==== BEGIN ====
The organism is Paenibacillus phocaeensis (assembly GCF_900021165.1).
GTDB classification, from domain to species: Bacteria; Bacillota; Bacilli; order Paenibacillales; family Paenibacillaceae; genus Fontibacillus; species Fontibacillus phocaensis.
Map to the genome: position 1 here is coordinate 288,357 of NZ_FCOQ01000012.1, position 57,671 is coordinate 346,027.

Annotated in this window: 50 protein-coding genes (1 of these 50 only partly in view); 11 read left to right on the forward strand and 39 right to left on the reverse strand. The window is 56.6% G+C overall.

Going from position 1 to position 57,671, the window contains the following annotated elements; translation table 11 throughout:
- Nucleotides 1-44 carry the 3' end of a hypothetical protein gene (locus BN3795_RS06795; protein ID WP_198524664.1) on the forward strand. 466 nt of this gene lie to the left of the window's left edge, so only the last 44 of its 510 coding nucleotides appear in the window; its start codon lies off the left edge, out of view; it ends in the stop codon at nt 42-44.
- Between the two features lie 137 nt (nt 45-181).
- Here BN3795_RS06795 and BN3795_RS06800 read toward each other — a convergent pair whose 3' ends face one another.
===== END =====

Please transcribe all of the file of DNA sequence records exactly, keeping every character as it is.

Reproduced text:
The organism is Paenibacillus phocaeensis (assembly GCF_900021165.1).
GTDB classification, from domain to species: Bacteria; Bacillota; Bacilli; order Paenibacillales; family Paenibacillaceae; genus Fontibacillus; species Fontibacillus phocaensis.
Map to the genome: position 1 here is coordinate 288,357 of NZ_FCOQ01000012.1, position 57,671 is coordinate 346,027.

Annotated in this window: 50 protein-coding genes (1 of these 50 only partly in view); 11 read left to right on the forward strand and 39 right to left on the reverse strand. The window is 56.6% G+C overall.

Going from position 1 to position 57,671, the window contains the following annotated elements; translation table 11 throughout:
- Nucleotides 1-44 carry the 3' end of a hypothetical protein gene (locus BN3795_RS06795; protein ID WP_198524664.1) on the forward strand. 466 nt of this gene lie to the left of the window's left edge, so only the last 44 of its 510 coding nucleotides appear in the window; its start codon lies off the left edge, out of view; it ends in the stop codon at nt 42-44.
- Between the two features lie 137 nt (nt 45-181).
- Here BN3795_RS06795 and BN3795_RS06800 read toward each other — a convergent pair whose 3' ends face one another.